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I would like to use ‘challenge’ in this sentence: ‘The climate change has been challenging us.’

Does ‘challenge’ as a verb have a positive connotation, such as presenting difficulties in an interesting way, or does it imply that the problem will be overcome?

When I look up dictionaries, they define ‘challenge’ as follows: ‘to test somebody’s/your ability and skills, especially in an interesting way.’Oxford

Can I use ‘challenge’ in the above situation? I didn’t mean to imply a positive nuance; rather, I meant to convey great seriousness without any positivity or interest.

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  • It's as metaphorical use of Definition 2 'Invite somebody to fight you'. Of course climate change isn't literally 'inviting' us to fight it, but it's something that obviously needs to be fought. Jan 27 at 9:14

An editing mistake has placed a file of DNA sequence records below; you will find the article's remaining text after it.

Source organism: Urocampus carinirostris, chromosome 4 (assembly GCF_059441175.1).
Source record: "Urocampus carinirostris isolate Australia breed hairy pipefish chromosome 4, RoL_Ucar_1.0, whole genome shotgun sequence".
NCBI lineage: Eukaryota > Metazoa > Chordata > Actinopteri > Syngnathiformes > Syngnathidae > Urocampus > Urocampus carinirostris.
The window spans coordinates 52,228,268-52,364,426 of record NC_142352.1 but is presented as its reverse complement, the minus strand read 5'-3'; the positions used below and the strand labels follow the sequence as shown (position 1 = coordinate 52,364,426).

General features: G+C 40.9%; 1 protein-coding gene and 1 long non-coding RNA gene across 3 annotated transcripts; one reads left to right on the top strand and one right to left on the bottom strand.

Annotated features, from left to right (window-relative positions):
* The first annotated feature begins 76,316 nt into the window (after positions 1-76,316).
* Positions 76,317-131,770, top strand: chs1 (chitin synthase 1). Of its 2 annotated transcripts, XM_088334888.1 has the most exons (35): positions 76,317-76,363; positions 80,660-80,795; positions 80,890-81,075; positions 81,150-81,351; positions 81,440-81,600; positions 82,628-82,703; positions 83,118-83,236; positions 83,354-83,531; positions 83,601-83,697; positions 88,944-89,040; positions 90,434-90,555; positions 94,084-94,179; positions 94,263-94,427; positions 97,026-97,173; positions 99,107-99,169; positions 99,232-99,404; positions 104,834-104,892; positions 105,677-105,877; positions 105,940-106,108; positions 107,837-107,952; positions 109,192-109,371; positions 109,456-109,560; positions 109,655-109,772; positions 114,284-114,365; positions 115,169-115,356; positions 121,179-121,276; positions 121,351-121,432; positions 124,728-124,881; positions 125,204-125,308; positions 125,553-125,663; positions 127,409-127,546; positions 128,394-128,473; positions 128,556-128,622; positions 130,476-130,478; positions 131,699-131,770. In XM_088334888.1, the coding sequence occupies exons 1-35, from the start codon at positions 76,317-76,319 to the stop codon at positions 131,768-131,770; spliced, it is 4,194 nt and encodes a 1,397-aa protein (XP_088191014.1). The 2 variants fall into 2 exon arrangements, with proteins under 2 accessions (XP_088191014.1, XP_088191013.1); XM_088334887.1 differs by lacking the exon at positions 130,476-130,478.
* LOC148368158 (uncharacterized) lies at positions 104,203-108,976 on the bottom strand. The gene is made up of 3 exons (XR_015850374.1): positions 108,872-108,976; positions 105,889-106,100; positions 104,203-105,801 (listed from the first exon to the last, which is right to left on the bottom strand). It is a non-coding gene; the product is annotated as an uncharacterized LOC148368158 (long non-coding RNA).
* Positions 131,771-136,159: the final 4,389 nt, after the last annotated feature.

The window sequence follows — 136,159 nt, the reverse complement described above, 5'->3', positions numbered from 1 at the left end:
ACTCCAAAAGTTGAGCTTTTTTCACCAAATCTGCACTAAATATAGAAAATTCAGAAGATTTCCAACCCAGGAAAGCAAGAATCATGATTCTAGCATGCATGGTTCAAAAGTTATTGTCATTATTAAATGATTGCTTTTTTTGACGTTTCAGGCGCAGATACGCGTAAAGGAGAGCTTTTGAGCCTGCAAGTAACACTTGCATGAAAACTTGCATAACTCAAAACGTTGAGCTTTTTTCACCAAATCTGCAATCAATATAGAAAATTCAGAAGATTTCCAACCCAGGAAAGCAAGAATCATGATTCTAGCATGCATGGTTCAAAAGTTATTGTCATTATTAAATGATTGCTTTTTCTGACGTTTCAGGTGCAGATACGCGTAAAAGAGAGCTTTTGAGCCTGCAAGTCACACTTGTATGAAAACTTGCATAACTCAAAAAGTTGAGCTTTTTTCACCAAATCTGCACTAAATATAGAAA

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The climate change has been challenging us.

The verb challenge does have a positive connotation in certain context, as in sense 4B2 in your linked dictionary:

to test somebody’s/your ability and skills, especially in an interesting way

challenge somebody The job doesn't really challenge her.

challenge yourself She continues to challenge herself as a dancer.

This verb, however, does not exhibit any positive connotation when used in your proposed sentence--the context, climate change, makes it clear there is nothing good about it. It also doesn't imply that the problem will be overcome.

You can hence use it as you’ve proposed to express your intent, but should omit the article:

Climate change has been challenging us.

We can also use the noun challenge:

Climate change is (or has been) a challenge (for us).

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